Speaking of Halloween Costumes...

I agree with Betty Debbie that Betty Neels didn't have much to say on the subject of Halloween. Probably she thought it was a vulgar American holiday. But I'm a bit of a vulgar American so it's right up my alley.
Two years ago the planets aligned. I was 8 months pregnant and couldn't be bothered to do better. I totally grant that Betty Debbie pulled off her 'hanging Chad' better than I managed my 'pregnant chad. Here's what I wrote at the time:

After 8 long years of irrelevancy the pregnancy gods have smiled upon me and allowed one last chance to separate the wheat from the chaff --acquaintance-wise. If you got the pregnant lady wearing the "Chad" name tag as the obviously punny "pregnant chad" of Broward County fame you are so very clearly wheat--if not...chaff.

One of my finest hits was Mijnheer van Voorhees as a heavily tattooed convict. Lamb chops look scarily awesome on him.

I'm not a real seamstress. Betty Debbie can pass as one fairly creditably but I'm a perfect Halloween

sew-er--my work is best inspected in the dim light of a moonless night--hence, many of my cobbled-together creations. If I resemble any Neels heroine, it's the one who made her little sister's fancy dress out of some old curtains and a drastically taken-in adult shirt.

My daughter's best costume was the year she was three. She was a darling, imperious, short creature with dark hair. Two words...Edna Mode. She spent her evening waving a rolled-up newspaper at people saying, 'Pull yourself together!'

And then there was the year I went as a Suffragette: The unforgivable bosoms (shoot, and now you're looking) sorta work in my favor in this costume, I think. I'm holding scissors in this pic (to trim Nathan's lamb-chops but I think they are allegorical: I'm cutting the tape on that glass ceiling!) so you miss my muff (!) but the effect was fabulous. After last year (ugh) having to go as a pregnant chad, I was ready to splash a bit. We're merely soldiers in petty coats, ladies.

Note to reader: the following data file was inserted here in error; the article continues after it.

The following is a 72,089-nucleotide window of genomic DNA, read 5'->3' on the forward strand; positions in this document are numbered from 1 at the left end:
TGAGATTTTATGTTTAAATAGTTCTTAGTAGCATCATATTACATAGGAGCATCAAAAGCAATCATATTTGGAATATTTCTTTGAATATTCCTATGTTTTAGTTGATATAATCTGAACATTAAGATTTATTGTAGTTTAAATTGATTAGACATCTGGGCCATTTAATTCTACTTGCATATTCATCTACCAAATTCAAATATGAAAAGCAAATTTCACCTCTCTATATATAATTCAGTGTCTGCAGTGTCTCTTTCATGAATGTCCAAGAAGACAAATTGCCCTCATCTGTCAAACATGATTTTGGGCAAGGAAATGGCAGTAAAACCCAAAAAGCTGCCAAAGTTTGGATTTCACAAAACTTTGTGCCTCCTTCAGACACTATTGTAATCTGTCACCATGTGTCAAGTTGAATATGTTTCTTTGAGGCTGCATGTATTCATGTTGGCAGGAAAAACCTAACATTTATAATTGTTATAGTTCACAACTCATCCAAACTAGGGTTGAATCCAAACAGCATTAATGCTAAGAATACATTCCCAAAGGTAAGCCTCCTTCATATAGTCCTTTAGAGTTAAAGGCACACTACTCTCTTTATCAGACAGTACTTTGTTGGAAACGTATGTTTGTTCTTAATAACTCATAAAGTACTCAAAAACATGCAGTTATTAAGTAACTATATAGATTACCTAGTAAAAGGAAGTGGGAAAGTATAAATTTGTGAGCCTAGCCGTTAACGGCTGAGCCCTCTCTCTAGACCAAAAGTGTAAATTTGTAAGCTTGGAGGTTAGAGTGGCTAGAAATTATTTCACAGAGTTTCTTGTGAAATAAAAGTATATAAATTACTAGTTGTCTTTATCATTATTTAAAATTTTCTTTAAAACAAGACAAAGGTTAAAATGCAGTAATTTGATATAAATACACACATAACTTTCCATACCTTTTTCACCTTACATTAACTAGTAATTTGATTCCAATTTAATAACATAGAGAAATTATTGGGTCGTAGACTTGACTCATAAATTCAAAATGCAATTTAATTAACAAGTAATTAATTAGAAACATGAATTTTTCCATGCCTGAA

This year I'm going as Evita Peron (dear we're treading a fine political line) because I found a killer dress at

the non-Neels equivalent of British Home Stores. I have my opera gloves, yards of beads and a faintly palid air that will undoubtedly carry me off so that I and my heavily embalmed skin may rest in perpetuity.

Friday, October 29, 2010


It's fall, Amabel from Always and Forever is in Yorkshire...what does she eat? Parkin.

I've been waiting to try this one. Waiting until the right time of year. Evidently Parkin is traditionally eaten on Bonfire Night - November this gives you just enough time to make it and let it age for a few days. I used the recipe found on I simplified the recipe here (just eliminated the metric stuff), but feel free to go to the original and compare. I made it Tuesday and now it's sitting in a Ziploc bag aging. I did make one goof - I was trying to multi-task (always a bad idea for me to do that when making an unfamiliar food) and left out the brown sugar. I'm not too fussed. If you look at the recipe you can see that it has 9 oz. of various syrups - so I'm pretty sure it will still be sweetish.